On April 18th 1944 over the village of Ly-Fontaine in France two MK III Halifaxes one from RAF Lissett and another from RAF Snaith collided, all 14 crew perished in the tragerdy.

Halifax LW522  (coded MH-J) of 51 Sqdn & Halifax LV946 (coded NP-K) of 158 Sqdn both took part at the Operation on Tergnier's marshalling yard 18/19th April 1944.

Both aircrafts collided after the bomb run, but not sure as witnesses said that when they collided causing a big explosion in air.

The Crews


51 Sqdn. Halifax  LW522 MH-J

Sgt. Colin Shackleton                              Pilot                             1398483                     Age 21

Sgt. Charles Christie                         Flight Engineer          1049057                      Age 21

F/S Eric O.D. Yorke                           Navigator                   1439296                      Age 21

Sgt. Desmond W. Kennedy              Air Bomber                 1620864                     Age 20

Sgt. Philip Latchford                          W.Op/Air Gnr                        1038622                      Age 23

Sgt. William J. Gilchrist                    Air Gunner                 1824389                     Age 26

F/S Fred Taylor                                 Air Gunner                 1549593                     Age 32


158 Sqdn. Halifax LV946 NP-K

F/O William A. Hughes RCAF         Pilot                             J/14859                Age 31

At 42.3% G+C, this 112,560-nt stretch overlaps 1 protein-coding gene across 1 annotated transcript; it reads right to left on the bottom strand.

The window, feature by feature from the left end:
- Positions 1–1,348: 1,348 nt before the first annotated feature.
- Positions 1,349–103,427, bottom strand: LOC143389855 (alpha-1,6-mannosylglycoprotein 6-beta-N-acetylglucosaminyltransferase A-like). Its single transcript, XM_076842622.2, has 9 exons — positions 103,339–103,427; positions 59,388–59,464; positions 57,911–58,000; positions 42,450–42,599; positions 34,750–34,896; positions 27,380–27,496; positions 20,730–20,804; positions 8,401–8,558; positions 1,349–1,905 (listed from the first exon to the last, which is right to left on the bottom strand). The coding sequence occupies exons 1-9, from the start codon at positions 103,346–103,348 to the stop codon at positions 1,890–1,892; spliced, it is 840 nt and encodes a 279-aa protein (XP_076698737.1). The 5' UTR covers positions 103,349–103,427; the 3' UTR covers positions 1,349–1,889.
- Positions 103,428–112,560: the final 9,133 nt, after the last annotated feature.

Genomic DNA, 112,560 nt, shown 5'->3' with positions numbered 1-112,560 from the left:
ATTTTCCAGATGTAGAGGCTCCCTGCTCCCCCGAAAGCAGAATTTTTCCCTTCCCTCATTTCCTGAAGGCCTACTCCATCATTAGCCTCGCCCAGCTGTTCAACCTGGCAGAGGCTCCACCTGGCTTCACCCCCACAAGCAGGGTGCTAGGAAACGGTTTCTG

Sgt. Owen M. Brown                         Flight Engineer          1822937               Age 19

F/S Frank Salmond                           Navigator                   657616              Age 28

F/O Bertram A. Trewin RCAF          Air Bomber                 J/25701               Age ?

W/O James A. Leaver RAAF                      W.Op/Air Gnr                        412455        Age 22

F/S James Heyes                              Air Gunner                 547937                                    Age ?

F/O Ronald Stakes                            Air Gunner                 132016                         Age 23


Reports from Ly-Fontaine (Aisne) France indicate that Halifax LV946 had crashed there at 23:34 hours of April 18, 1944.  The Germans authorities took away the bodies of the members of the crew as well as their personal effects.  However, the report also indicated that local individuals had retrieved a “wrist-watch” and a “gold ring” from the crash site.  The bodies were later turned over by the Germans to the Mayor of Seraucourt le Grand who arranged for the burial of the bodies in the local cemetery on April 21, 1944. However, another report, from Mr. Charles Voyeux, Mayor of Seraucourt le Grand, indicated that the bodies of the crew members were buried in the “..Seraucourt le Grand British Cemetery on June 3, 1944.”


Although both Squadrons listed each bomber carrying a crew of 7 for a total of 14 airmen, it appears that actually 15 bodies were recovered from the crash site. Later an RAF investigation officer (Feb. 26, 1945) made the assumption that  ”…someone stole a ride on that trip, probably Sergeant Kemady.” It was presumed that this individual must have been from 51 Squadron.

Recently the community of Ly-Fontaine in France held a special ceremony to unveil a memorial to the crews of two Halifax bombers.


The Memorial


Pilot William A. Hughes RCAF personal card and head stone



Thanks to Chuck Tolley for info/pictures